peggy's cove nova scotia atlantic ocean

Peggy’s Cove: A Must See On Any Visit To Canada’s Maritime Provinces

peggy's cove nova scotia atlantic oceanI like to get a bit off the beaten path when road tripping. We did visit places like Canso and Advocate Harbour recently on our trip to Nova Scotia. However, tourist hot spots like Peggy’s Cove just can’t be passed up.

It’s a short day trip from Halifax and can get a bit crowded but, as you see from the photos in the image gallery below, the beauty should not be passed up. We visited in early September and the crowds were substantial. I imagine in July and August you’re fighting for space (and parking).

Find yourself a spot on the rocks, safely above the waterline, and simply be mesmerized by the sea crashing on the shore. Also, be sure to visit the nearby memorial for the victims of Swissair Flight 111. And, be sure to stop for some amazing seafood at Shaw’s Landing Restaurant on your way back to Halifax on Highway 333.

 

Image Gallery
Peggy’s Cove, Nova Scotia
Swissair Flight 111
Shaw’s Landing Restaurant

Peggy’s Cove, Nova Scotia Image Gallery

Peggy’s Cove

Peggy’s Cove was founded in 1811 as a fishing village and is now part of the Halifax Regional Municipality. Despite its close proximity (43 kilometres or 26 miles to the southwest of the Alexander Keith’s Brewery in downtown Halifax, Nova Scotia) to the most major city in the Canadian Maritime Provinces, you’ll feel worlds away at Peggy’s Cove.

The Peggy’s Cove lighthouse was established in 1868 and is the focal point for sightseers. It is located near the mouth of St. Margaret’s Bay on the Atlantic Ocean. It’s 640 residents still do a little lobster fishing today but the major draw is tourism.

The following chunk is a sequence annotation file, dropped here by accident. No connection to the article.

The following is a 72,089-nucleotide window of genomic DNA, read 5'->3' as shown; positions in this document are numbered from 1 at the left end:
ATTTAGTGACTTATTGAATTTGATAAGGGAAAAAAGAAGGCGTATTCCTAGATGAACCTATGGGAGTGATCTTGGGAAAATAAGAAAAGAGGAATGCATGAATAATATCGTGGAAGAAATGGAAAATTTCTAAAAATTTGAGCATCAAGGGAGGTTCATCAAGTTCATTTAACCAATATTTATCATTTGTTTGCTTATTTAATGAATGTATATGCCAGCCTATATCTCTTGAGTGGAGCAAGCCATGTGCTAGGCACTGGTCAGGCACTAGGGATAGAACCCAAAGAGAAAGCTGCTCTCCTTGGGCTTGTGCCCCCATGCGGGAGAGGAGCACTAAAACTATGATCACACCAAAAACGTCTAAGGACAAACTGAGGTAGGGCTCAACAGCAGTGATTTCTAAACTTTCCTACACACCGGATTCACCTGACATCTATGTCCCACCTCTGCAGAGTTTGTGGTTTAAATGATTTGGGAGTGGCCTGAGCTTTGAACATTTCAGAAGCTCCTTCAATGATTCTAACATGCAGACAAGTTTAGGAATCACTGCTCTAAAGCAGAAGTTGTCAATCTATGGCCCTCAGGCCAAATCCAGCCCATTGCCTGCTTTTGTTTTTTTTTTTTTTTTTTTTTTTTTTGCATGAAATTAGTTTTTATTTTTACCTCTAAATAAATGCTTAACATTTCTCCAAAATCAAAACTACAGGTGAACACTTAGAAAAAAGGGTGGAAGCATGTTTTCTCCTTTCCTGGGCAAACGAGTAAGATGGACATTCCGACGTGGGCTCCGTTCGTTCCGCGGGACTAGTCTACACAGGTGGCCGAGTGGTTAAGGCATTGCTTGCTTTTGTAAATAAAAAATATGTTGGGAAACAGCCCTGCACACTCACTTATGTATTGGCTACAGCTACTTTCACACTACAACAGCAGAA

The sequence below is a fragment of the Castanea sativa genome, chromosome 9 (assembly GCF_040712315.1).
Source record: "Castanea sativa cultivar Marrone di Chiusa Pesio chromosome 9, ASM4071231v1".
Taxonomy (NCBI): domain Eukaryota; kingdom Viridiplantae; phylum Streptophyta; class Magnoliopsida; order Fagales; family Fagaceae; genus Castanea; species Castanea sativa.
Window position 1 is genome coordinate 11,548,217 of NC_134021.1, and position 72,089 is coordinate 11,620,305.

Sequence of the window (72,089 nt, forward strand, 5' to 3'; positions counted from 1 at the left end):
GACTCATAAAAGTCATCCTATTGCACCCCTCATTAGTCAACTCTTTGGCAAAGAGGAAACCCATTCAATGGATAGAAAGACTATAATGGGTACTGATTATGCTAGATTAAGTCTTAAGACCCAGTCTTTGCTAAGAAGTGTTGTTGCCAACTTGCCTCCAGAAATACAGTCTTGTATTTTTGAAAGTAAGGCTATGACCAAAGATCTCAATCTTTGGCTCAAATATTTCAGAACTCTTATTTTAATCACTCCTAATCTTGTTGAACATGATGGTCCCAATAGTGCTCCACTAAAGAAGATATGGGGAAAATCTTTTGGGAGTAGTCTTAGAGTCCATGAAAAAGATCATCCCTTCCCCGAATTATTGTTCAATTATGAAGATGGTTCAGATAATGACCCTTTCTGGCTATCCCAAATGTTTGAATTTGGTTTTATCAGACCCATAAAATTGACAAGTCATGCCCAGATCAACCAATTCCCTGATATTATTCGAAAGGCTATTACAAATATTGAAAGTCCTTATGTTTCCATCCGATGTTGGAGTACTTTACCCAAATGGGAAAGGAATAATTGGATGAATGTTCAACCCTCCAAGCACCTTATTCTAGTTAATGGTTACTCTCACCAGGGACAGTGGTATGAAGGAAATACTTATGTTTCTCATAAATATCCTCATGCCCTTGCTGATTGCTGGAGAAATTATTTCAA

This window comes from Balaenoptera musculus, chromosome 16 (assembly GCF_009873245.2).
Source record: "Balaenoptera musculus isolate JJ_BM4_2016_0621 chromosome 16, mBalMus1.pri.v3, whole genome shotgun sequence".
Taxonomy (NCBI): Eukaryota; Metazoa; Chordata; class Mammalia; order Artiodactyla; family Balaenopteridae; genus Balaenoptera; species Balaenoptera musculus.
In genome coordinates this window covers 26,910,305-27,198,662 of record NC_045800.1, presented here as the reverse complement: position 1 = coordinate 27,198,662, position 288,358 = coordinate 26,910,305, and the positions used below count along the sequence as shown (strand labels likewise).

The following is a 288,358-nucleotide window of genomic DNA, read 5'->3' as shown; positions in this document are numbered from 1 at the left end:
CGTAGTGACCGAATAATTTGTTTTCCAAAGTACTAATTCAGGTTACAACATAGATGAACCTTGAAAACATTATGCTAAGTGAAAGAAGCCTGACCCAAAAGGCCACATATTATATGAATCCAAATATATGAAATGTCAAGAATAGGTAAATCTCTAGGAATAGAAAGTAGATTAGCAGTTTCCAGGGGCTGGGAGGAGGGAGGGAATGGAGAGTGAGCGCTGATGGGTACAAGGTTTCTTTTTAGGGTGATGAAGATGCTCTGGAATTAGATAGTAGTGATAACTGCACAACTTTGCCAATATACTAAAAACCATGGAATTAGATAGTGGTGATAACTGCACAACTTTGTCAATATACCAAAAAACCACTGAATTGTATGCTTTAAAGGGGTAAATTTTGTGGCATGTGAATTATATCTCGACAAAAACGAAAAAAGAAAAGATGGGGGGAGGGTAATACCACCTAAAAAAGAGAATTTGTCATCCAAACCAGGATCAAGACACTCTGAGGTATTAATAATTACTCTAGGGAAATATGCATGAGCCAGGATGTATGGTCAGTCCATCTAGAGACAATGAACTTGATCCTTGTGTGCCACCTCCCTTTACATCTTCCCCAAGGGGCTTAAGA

I suggest not driving right up to the lighthouse parking lot. The stroll through the village provides an outstanding scenic view at every turn. Plus, you get the ‘douchebag’ tag when you run your car past the walking visitors on the narrow road with even narrower shoulders. There is an excellent, spacious parking lot at the visitor centre at the bottom of the hill with nice clean washrooms. Please, leave your car there.

Swissair Flight 111

Just to the west, there is a small park with a beautiful memorial (seen in the image gallery above – bottom right photo) to the victims of Swissair Flight 111. Swissair Flight 111 was traveling from New York City to Geneva, Switzerland on September 2, 1998. Known as the U.N. Shuttle because it often transported members of the United Nations between New York and Geneva.

The McDonnell Douglas MD-11 (registered HB-IWF) left John F. Kennedy International Airport and was destined for Cointrin International Airport in Geneva. Off the coast of Nova Scotia, a fire started in the ceiling on the right, rear side of the cockpit, spreading and intensifying rapidly. Later, it was blamed on arcing in the recently installed in-flight entertainment system network.

Eight kilometres or five miles off Peggy’s Cove, the aircraft hit the water at 560 KMH and at a 20 degree nose dive. It was estimated that the force when hitting the water was 350 G’s. All 215 passengers and 14 crew members perished in the crash.

The memorial is strong but subtle, blending into the natural surroundings as the families of the victims requested.

Shaw’s Landing Restaurant

view from shaw's landing restaurant in nova, scotiaLastly, a shout out to Shaw’s Landing Restaurant. This is a restaurant on highway 333 on St. Margaret’s Bay, a short distance from Peggy’s Cove. The patio hovers over the waters of the bay and provides magnificent views of the adjacent fishing village. The seafood is excellent and you will not leave hungry.

The photo to the right shows the view from the patio, looking out toward the open waters of the Atlantic Ocean.

Find them on Facebook: Shaw’s Landing Restaurant

To the folks at the restaurant, we’re sorry we left without buying t-shirts! We had planned on it and now regret it. The kids got a little nuts after the meal and in our haste, we left shirtless…

 

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